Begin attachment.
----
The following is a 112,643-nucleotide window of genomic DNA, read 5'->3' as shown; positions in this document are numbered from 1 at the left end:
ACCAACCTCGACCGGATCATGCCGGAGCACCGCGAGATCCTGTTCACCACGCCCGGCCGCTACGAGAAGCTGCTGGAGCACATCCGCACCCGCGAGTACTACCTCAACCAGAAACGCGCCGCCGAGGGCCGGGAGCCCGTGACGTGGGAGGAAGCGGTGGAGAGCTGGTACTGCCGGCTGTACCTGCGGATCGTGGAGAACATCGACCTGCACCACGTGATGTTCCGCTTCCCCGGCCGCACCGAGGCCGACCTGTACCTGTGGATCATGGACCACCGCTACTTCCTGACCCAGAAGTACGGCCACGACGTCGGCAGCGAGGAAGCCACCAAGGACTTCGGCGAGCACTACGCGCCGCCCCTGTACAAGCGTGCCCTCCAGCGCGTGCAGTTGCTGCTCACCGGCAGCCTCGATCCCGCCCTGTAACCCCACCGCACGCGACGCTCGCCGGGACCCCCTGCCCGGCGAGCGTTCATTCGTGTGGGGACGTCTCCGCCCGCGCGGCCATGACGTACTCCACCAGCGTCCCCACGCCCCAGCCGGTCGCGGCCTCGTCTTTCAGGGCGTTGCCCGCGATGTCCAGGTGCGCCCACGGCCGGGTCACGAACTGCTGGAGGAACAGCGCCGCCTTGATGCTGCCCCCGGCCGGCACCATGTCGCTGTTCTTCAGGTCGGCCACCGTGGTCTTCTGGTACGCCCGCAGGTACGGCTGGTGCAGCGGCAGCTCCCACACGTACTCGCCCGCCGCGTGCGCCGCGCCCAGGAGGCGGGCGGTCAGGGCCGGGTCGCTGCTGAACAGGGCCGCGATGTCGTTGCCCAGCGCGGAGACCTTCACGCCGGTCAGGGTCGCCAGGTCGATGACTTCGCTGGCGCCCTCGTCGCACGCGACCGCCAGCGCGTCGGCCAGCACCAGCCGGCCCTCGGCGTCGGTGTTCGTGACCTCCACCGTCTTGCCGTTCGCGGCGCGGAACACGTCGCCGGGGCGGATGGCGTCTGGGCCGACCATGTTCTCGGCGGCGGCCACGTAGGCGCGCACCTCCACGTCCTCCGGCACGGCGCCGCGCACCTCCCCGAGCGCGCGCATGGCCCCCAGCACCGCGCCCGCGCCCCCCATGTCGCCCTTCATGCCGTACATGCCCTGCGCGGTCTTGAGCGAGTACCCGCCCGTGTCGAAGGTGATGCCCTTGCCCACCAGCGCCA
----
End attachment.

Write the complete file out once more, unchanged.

The following is a 112,643-nucleotide window of genomic DNA, read 5'->3' as shown; positions in this document are numbered from 1 at the left end:
ACCAACCTCGACCGGATCATGCCGGAGCACCGCGAGATCCTGTTCACCACGCCCGGCCGCTACGAGAAGCTGCTGGAGCACATCCGCACCCGCGAGTACTACCTCAACCAGAAACGCGCCGCCGAGGGCCGGGAGCCCGTGACGTGGGAGGAAGCGGTGGAGAGCTGGTACTGCCGGCTGTACCTGCGGATCGTGGAGAACATCGACCTGCACCACGTGATGTTCCGCTTCCCCGGCCGCACCGAGGCCGACCTGTACCTGTGGATCATGGACCACCGCTACTTCCTGACCCAGAAGTACGGCCACGACGTCGGCAGCGAGGAAGCCACCAAGGACTTCGGCGAGCACTACGCGCCGCCCCTGTACAAGCGTGCCCTCCAGCGCGTGCAGTTGCTGCTCACCGGCAGCCTCGATCCCGCCCTGTAACCCCACCGCACGCGACGCTCGCCGGGACCCCCTGCCCGGCGAGCGTTCATTCGTGTGGGGACGTCTCCGCCCGCGCGGCCATGACGTACTCCACCAGCGTCCCCACGCCCCAGCCGGTCGCGGCCTCGTCTTTCAGGGCGTTGCCCGCGATGTCCAGGTGCGCCCACGGCCGGGTCACGAACTGCTGGAGGAACAGCGCCGCCTTGATGCTGCCCCCGGCCGGCACCATGTCGCTGTTCTTCAGGTCGGCCACCGTGGTCTTCTGGTACGCCCGCAGGTACGGCTGGTGCAGCGGCAGCTCCCACACGTACTCGCCCGCCGCGTGCGCCGCGCCCAGGAGGCGGGCGGTCAGGGCCGGGTCGCTGCTGAACAGGGCCGCGATGTCGTTGCCCAGCGCGGAGACCTTCACGCCGGTCAGGGTCGCCAGGTCGATGACTTCGCTGGCGCCCTCGTCGCACGCGACCGCCAGCGCGTCGGCCAGCACCAGCCGGCCCTCGGCGTCGGTGTTCGTGACCTCCACCGTCTTGCCGTTCGCGGCGCGGAACACGTCGCCGGGGCGGATGGCGTCTGGGCCGACCATGTTCTCGGCGGCGGCCACGTAGGCGCGCACCTCCACGTCCTCCGGCACGGCGCCGCGCACCTCCCCGAGCGCGCGCATGGCCCCCAGCACCGCGCCCGCGCCCCCCATGTCGCCCTTCATGCCGTACATGCCCTGCGCGGTCTTGAGCGAGTACCCGCCCGTGTCGAAGGTGATGCCCTTGCCCACCAGCGCCA